Dec 09, 2013 rated it it was amazing  ·  review of another edition
Shelves: westerns
Gil Adamson's first novel bolts off the opening page: Men with hounds are chasing a young woman through the woods at night. Nineteen-year-old Mary Boulton has murdered her husband and now, still wearing a black mourning dress made from curtains, she's running from her brothers-in-law, massive, red-headed twins with rifles across their backs.

Welcome to The Outlander, an absorbing adventure from a Canadian poet and short story writer who knows how to keep us enthralled. Of course, the Girl Being C
Debbie Zapata
Dec 09, 2018 rated it really liked it  ·  review of another edition
Shelves: library
This book was an unexpected borrow from the library. I had gone in to return a couple and meant to walk out coldly not looking around. But of course that never works, does it?!

Adamson's first novel, this 2007 title was wonderful. With lovely writing and a compelling story, it caught my attention from the first page and was very hard to put down.

Why did 'the widow' kill her husband? Where will she go? Will she manage to avoid the two brothers-in-law who are trailing her, seeking revenge and thei
Jun 14, 2008 rated it really liked it  ·  review of another edition
A suspenseful plot drives this story of a widow on the run through the mountains for Canada from her vengeful brothers-in-law. Even in the sections where she is no longer running, there is a sense of anxiety because the reader knows her brothers are still out there searching for her. I liked this book because the plot moved swiftly but it didn't sacrifice character development. It has one brief but very PG-13 section. It is handled with tenderness but may be too much for sensitive readers. Other ...more
Elizabeth (Alaska)
Second page: Nineteen years old and already a widow. Mary Boulton. Widowed by her own hand. By this we know her name and her status as a widow. Nearly all of the book is written from her point of view and yet in nearly all of that she is called "the widow." Why isn't she called Mary? Aren't we supposed to sympathize with her, even though we know from the above that she murdered her husband? I felt this constant continual reference to her status, rather than calling her by name, kept us distant f ...more
Leo Robillard
Gil Adamson’s first novel is a yarn well-spun, full of improbable, implausible, and near-mythical events. It is the stuff of legend, with one foot planted firmly in accurate history, and one foot treading the ether-sphere of picaresque adventure.

Mary Boulton is a murderess, plain and simple. One may argue that she is the victim of postpartum depression, or overwhelming grief at the death of her child; she may even be insane with jealousy over her husband’s indiscretions. But no matter which way
Jun 18, 2009 rated it it was ok  ·  review of another edition
Shelves: bookclub
This one was another for book club, and I have to say that when I finished it I shut the book with a snap and said “That’s it?!”

This is the story of Mary Boulton, the young widow who killed her husband. That we know from the outset, as Adamson tells us this as we are introduced to the fleeing Mary. Or, as Adamson constantly refers to her, “The Widow”. As if the two frightening brothers-in-law aren’t enough to remind us of her past, this moniker is necessary as well. Don’t forget, dear reader, th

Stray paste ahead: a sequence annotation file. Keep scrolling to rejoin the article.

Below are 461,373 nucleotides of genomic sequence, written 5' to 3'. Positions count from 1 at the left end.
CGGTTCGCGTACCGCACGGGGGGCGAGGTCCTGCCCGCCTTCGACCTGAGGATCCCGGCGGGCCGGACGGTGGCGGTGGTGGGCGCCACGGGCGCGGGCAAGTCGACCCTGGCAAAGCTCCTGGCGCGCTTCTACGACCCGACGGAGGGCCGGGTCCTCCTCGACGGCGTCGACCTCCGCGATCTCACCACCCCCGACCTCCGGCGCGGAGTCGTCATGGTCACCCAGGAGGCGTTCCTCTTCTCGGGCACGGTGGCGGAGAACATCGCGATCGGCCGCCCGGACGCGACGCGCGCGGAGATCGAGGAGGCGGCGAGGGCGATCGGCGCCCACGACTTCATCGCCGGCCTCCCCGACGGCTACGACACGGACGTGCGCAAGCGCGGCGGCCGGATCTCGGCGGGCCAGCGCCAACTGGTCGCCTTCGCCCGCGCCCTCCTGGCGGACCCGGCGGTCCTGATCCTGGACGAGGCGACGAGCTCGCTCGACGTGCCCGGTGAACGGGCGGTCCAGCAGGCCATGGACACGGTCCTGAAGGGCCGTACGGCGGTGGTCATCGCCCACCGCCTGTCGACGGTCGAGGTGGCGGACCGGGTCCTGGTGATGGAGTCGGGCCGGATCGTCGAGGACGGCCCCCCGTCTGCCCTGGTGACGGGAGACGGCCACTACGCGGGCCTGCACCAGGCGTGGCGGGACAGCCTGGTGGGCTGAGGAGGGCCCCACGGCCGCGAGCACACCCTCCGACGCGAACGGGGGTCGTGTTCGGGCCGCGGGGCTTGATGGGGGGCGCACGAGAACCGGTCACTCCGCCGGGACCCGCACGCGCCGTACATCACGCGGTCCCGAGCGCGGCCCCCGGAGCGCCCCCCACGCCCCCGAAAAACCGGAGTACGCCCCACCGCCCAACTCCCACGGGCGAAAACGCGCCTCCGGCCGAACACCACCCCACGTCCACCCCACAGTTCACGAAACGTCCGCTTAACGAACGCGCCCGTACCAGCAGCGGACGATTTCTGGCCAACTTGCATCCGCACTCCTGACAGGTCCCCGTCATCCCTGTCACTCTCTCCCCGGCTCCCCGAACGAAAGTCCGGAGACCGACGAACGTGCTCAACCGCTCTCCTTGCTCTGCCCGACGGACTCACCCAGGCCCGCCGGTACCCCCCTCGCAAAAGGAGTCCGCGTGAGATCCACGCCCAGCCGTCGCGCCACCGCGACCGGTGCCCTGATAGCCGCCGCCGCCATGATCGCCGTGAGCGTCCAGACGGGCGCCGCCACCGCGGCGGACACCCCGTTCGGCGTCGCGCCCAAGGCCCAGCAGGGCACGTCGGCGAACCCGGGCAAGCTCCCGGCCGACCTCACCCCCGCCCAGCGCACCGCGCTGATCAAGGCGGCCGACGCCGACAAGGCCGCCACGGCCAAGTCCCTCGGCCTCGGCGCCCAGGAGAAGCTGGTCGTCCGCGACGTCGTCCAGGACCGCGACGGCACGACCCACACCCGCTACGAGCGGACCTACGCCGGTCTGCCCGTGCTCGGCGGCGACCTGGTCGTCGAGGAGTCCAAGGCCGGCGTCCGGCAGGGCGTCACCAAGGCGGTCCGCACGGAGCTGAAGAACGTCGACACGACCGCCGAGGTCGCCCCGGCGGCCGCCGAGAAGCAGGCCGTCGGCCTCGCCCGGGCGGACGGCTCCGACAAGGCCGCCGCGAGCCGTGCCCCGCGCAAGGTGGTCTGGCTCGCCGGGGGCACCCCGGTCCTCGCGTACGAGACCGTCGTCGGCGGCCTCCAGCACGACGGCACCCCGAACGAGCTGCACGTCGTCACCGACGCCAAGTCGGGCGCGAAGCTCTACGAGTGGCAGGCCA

Sep 29, 2015 rated it really liked it  ·  review of another edition
Shelves: ibooks, 2015
1 OCT 2015 - a terrific read. Superb descriptions of a vast landscape coupled with strong writing skills propel the story from start to finish.

2 OCT 2915 - add'l comments written to Karen:

Thank you, Karen. My brief review does not do justice to the story. But, others have written more eloquently the sane thoughts. The book begs an almost immediate second reading. The first reading you are trying to stay ahead of the brothers. The second reading is when you will enjoy the writing and the evocati
Nov 26, 2016 rated it really liked it  ·  review of another edition
Shelves: canlit, western
Enjoyed this, primarily for the style of writing. And I learned a little bit too about an incident in western Canada's past.
Barbara McEwen
Jan 26, 2019 rated it really liked it  ·  review of another edition
Shelves: canadian
Sounds strange to say but I had a good time reading about Mary's adventures fleeing from her creepy twin brother-in-laws. Don't get me wrong, Mary has some issues. She murdered her husband, which turns out I am totally cool with, and she also has a very weird off-again on-again madness that doesn't make a lot of sense but, pshaw who doesn't? Go along for the ride.
Feb 11, 2009 rated it did not like it  ·  review of another edition
This book is hard to get into and once you sort of like it, it really is disappointing. There is just too much extra info. that, I think, takes away from the story itself. And the other problem is the amount of cursing is distracting. The intimate scenes aren't too bad but the author just writes very graphically and it's just not my choice of entertainment. Choosing and reading a good book is my outlet and as a mom w/very little extra time, I wouldn't waste it on this one.
Julie Christine
I love being drawn in and surprised by a great story. And when the writing is as beautiful as Ms. Adamson’s, a celebrated Canadian poet, it becomes an all-too-rare treat: a book I must tear myself away from as the clock ticks into the start of my work day.

The text of The Outlander is followed by a conversation between the author, Gil Adamson, and the writer Michael Ondaatje. Ms Adamson describes an image that came to her unbidden, one which she set to paper. She saw a young woman in a black dre